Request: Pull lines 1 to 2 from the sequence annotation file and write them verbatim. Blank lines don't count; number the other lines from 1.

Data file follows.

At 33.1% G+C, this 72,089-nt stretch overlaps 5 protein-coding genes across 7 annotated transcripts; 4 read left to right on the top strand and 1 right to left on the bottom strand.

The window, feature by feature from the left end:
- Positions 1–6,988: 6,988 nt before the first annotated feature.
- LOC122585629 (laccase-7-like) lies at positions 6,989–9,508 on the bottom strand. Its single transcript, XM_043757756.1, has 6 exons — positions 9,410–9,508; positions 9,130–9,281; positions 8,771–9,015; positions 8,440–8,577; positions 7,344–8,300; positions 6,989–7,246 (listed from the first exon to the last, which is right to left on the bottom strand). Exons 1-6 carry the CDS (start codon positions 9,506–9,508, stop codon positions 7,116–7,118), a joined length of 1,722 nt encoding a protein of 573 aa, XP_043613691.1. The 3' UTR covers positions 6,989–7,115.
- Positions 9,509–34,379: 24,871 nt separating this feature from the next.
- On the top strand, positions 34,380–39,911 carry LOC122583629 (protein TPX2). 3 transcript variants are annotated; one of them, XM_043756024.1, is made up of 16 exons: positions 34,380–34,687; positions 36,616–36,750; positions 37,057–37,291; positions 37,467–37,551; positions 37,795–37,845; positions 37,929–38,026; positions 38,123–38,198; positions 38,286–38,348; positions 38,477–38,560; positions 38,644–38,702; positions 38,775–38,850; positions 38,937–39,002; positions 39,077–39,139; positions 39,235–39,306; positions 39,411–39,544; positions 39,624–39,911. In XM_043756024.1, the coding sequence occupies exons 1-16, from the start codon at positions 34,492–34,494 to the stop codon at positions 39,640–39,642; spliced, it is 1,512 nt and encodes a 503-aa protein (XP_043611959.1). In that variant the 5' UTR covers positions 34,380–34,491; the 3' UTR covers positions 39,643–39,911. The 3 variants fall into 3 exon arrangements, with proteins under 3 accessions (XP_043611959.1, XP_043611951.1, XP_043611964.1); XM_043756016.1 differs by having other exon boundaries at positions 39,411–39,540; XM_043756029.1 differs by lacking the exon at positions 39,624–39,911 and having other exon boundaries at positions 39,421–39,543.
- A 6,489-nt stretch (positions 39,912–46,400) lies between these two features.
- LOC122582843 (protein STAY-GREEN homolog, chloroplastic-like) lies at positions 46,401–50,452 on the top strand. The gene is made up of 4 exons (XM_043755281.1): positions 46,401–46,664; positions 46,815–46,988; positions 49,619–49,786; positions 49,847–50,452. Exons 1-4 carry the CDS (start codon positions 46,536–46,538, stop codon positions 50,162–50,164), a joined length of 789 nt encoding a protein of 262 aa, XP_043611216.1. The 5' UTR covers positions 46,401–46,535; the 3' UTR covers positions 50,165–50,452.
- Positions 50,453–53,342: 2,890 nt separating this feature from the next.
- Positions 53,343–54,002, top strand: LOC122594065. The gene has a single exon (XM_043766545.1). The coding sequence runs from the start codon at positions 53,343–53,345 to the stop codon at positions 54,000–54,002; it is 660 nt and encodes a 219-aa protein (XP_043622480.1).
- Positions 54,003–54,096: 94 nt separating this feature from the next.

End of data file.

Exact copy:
At 33.1% G+C, this 72,089-nt stretch overlaps 5 protein-coding genes across 7 annotated transcripts; 4 read left to right on the top strand and 1 right to left on the bottom strand.

The window, feature by feature from the left end: